And so, instead of sticking with a good, Scottish attitude of keeping one's own business private, social media has been filled with thoughts, feelings, and arguments.  Some of these have been fun; some have been well-mannered and polite; but some have been less-than-pleasant, sadly. Let's hope, post-referendum, those who were rather more vociferous than was necessary, and those who were on the receiving end of such comments will all be able to live and work together.

Here was our day, in photos ...

Here's Katie, heading out with her polling card to vote for the first time. This referendum gave the opportunity to 16 and 17 year olds to vote. In the UK, the normal voting age is 18.

This was an interesting development. Many people reckoned this concession to Alex Salmond and the Independence campaign was not wise, and may have ended up making the difference between an eventual Yes vote or No. It was thought the younger voters might lean more heavily towards a Yes.

We'll have to wait for the statistical break-down of the results to be clear on how this age group voted. The days ahead will, no doubt, be filled with the analysis of every jot and tittle of the statistics.

Catherine was the first in the family to vote. She was heading to Glasgow after work, so she voted before she left for Stornoway in the morning. 

The fog you see in the photo led to the cancellation of her plane, so she ended up not heading south after all.

As I write this (in the middle of the night!), some of the results have become to come in. The same fog that kept Catherine's feet firmly on the ground earlier in the evening is rumoured to be keeping the planes that were to be taking ballot papers to counting centres around the Western Isles grounded too. That will probably delay the declaration of our local results.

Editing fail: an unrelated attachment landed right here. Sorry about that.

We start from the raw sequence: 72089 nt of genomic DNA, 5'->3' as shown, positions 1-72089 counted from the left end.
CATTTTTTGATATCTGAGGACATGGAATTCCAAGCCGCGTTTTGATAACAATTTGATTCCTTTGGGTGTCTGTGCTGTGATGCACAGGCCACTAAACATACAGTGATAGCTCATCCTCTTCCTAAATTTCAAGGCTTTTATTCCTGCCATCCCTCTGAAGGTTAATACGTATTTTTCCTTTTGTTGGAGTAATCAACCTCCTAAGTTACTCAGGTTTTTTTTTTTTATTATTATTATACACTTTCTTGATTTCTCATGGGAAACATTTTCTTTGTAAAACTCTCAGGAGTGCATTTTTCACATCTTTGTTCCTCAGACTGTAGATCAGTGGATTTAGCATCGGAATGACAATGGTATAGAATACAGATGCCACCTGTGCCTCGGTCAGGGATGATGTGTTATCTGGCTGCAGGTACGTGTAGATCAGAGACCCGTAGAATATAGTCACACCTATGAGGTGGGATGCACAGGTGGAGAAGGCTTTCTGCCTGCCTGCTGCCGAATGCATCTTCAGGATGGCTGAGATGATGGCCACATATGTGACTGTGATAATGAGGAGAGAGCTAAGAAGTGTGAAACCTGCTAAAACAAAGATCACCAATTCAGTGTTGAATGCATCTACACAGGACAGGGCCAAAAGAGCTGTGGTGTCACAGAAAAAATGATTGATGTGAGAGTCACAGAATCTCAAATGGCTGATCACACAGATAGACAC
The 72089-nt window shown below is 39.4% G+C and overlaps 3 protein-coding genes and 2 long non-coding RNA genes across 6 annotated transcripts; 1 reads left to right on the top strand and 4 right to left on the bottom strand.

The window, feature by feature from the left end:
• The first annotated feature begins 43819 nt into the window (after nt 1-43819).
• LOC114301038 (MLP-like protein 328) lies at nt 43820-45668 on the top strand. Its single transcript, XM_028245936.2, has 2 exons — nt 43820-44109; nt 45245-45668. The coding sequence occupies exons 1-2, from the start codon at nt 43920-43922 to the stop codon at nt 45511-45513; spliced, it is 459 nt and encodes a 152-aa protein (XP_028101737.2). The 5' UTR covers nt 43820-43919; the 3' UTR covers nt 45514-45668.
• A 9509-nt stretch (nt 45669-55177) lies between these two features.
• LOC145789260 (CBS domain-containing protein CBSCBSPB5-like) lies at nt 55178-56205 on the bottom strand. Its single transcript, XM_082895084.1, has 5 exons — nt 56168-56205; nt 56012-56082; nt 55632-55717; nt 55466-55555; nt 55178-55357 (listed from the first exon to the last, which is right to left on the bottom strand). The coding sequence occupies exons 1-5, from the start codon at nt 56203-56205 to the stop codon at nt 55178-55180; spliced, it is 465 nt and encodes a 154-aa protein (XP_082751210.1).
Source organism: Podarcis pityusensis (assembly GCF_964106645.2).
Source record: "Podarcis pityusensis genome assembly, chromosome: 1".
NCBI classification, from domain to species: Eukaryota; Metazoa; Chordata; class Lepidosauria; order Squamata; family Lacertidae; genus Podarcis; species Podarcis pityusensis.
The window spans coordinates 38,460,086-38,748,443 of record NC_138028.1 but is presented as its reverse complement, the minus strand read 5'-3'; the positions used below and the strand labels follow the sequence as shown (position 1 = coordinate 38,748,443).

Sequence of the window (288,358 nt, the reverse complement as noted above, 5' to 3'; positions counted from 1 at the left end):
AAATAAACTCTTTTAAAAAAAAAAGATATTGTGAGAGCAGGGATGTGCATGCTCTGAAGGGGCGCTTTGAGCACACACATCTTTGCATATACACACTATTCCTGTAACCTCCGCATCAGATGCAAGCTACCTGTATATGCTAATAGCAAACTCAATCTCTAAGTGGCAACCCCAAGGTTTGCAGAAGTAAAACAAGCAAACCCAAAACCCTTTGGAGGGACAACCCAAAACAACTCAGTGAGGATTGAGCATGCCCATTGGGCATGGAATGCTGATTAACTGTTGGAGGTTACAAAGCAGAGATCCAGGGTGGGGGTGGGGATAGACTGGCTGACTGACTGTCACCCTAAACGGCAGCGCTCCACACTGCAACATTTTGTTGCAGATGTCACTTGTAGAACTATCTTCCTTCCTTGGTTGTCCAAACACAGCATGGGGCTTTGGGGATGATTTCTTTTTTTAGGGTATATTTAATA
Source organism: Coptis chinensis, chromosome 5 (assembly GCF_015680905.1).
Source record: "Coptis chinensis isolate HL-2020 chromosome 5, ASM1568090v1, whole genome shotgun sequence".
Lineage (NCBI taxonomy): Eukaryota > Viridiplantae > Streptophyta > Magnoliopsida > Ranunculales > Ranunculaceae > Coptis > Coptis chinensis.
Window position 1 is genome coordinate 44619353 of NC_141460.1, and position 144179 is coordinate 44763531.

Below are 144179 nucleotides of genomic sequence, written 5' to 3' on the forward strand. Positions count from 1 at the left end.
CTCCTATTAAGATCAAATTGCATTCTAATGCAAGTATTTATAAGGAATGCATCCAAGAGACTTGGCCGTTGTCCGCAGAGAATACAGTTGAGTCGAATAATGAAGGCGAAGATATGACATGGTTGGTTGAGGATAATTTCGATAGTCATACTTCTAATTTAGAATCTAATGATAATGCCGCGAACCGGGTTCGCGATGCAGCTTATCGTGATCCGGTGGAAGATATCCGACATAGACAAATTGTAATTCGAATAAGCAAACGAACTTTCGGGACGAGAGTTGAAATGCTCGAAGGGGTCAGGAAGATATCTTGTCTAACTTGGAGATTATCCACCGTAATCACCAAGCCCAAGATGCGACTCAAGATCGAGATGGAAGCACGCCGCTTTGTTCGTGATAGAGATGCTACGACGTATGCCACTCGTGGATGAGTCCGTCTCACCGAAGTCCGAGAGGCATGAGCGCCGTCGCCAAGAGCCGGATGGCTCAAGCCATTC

DR and I headed down to our local sports hall, where the polling station was situated, in the afternoon. As we were driving down there, we were talking about how privileged we are that we are the future of our nation is being decided with a referendum and not by guns and bombs. Having spent our lives in peacetime, we tend to take this for granted.

As I said yesterday on my Facebook page:

Twenty-four hours from now our polls will close. Scotland will have decided.

In the past, I would have lost sleep over this referendum. Not now ... I am persuaded what to vote, and I pray my vote will be cast for the right reasons. I am applying what I believe to be sanctified common sense, and praying that our land would (to steal Glasgow's motto) 'flourish by the preaching of God's Word and the praising of His name'. These hopes would appear to be crazy hopes, given the political, religious, and moral climate of our land. But God ... God is able.

Whatever happens tomorrow, God is on the Throne. The outcome has been in His plan from all eternity. Nations come and nations go, but His kingdom *will* come. Our desires may, or may not, come to fruition, but His will *will* be done. The Gospel may leave the shores of our dear land, like many here would wish for, but one day, the earth *will* be filled with His glory.

And so, as I lay the matter before the Lord, I do so knowing that He rules and over-rules in all things.

Our nation needs God more than it needs independence. 

It needs the riches of Christ more than it needs the pound sterling.